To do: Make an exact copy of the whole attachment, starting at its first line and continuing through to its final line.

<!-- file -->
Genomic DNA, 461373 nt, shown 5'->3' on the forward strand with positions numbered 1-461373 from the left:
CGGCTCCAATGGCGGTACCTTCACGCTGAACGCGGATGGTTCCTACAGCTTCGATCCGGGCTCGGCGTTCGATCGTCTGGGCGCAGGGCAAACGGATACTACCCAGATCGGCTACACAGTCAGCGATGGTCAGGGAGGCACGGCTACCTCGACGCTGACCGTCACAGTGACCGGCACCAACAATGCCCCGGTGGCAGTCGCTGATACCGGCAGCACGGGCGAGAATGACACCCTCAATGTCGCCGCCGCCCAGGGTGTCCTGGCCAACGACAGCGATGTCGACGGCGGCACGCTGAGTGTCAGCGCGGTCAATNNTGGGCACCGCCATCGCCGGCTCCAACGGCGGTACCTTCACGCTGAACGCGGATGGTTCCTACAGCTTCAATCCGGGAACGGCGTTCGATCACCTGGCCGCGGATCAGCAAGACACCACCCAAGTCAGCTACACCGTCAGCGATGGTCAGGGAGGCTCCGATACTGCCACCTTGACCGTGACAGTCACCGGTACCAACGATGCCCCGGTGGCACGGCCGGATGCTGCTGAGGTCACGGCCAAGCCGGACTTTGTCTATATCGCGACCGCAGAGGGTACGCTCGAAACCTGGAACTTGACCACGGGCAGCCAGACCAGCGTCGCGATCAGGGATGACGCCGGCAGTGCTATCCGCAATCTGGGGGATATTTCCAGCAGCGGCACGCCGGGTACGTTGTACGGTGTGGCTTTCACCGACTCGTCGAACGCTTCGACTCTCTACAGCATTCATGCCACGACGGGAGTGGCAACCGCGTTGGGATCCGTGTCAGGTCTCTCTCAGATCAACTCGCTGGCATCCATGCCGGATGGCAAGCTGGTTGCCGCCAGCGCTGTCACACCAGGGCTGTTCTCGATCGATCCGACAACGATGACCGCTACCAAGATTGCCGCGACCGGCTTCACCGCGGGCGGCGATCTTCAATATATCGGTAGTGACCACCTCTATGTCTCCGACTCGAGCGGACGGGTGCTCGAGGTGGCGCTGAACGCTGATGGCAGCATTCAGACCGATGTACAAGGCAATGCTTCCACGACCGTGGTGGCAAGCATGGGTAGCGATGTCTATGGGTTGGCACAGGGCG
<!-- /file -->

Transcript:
Genomic DNA, 461373 nt, shown 5'->3' on the forward strand with positions numbered 1-461373 from the left:
CGGCTCCAATGGCGGTACCTTCACGCTGAACGCGGATGGTTCCTACAGCTTCGATCCGGGCTCGGCGTTCGATCGTCTGGGCGCAGGGCAAACGGATACTACCCAGATCGGCTACACAGTCAGCGATGGTCAGGGAGGCACGGCTACCTCGACGCTGACCGTCACAGTGACCGGCACCAACAATGCCCCGGTGGCAGTCGCTGATACCGGCAGCACGGGCGAGAATGACACCCTCAATGTCGCCGCCGCCCAGGGTGTCCTGGCCAACGACAGCGATGTCGACGGCGGCACGCTGAGTGTCAGCGCGGTCAATNNTGGGCACCGCCATCGCCGGCTCCAACGGCGGTACCTTCACGCTGAACGCGGATGGTTCCTACAGCTTCAATCCGGGAACGGCGTTCGATCACCTGGCCGCGGATCAGCAAGACACCACCCAAGTCAGCTACACCGTCAGCGATGGTCAGGGAGGCTCCGATACTGCCACCTTGACCGTGACAGTCACCGGTACCAACGATGCCCCGGTGGCACGGCCGGATGCTGCTGAGGTCACGGCCAAGCCGGACTTTGTCTATATCGCGACCGCAGAGGGTACGCTCGAAACCTGGAACTTGACCACGGGCAGCCAGACCAGCGTCGCGATCAGGGATGACGCCGGCAGTGCTATCCGCAATCTGGGGGATATTTCCAGCAGCGGCACGCCGGGTACGTTGTACGGTGTGGCTTTCACCGACTCGTCGAACGCTTCGACTCTCTACAGCATTCATGCCACGACGGGAGTGGCAACCGCGTTGGGATCCGTGTCAGGTCTCTCTCAGATCAACTCGCTGGCATCCATGCCGGATGGCAAGCTGGTTGCCGCCAGCGCTGTCACACCAGGGCTGTTCTCGATCGATCCGACAACGATGACCGCTACCAAGATTGCCGCGACCGGCTTCACCGCGGGCGGCGATCTTCAATATATCGGTAGTGACCACCTCTATGTCTCCGACTCGAGCGGACGGGTGCTCGAGGTGGCGCTGAACGCTGATGGCAGCATTCAGACCGATGTACAAGGCAATGCTTCCACGACCGTGGTGGCAAGCATGGGTAGCGATGTCTATGGGTTGGCACAGGGCG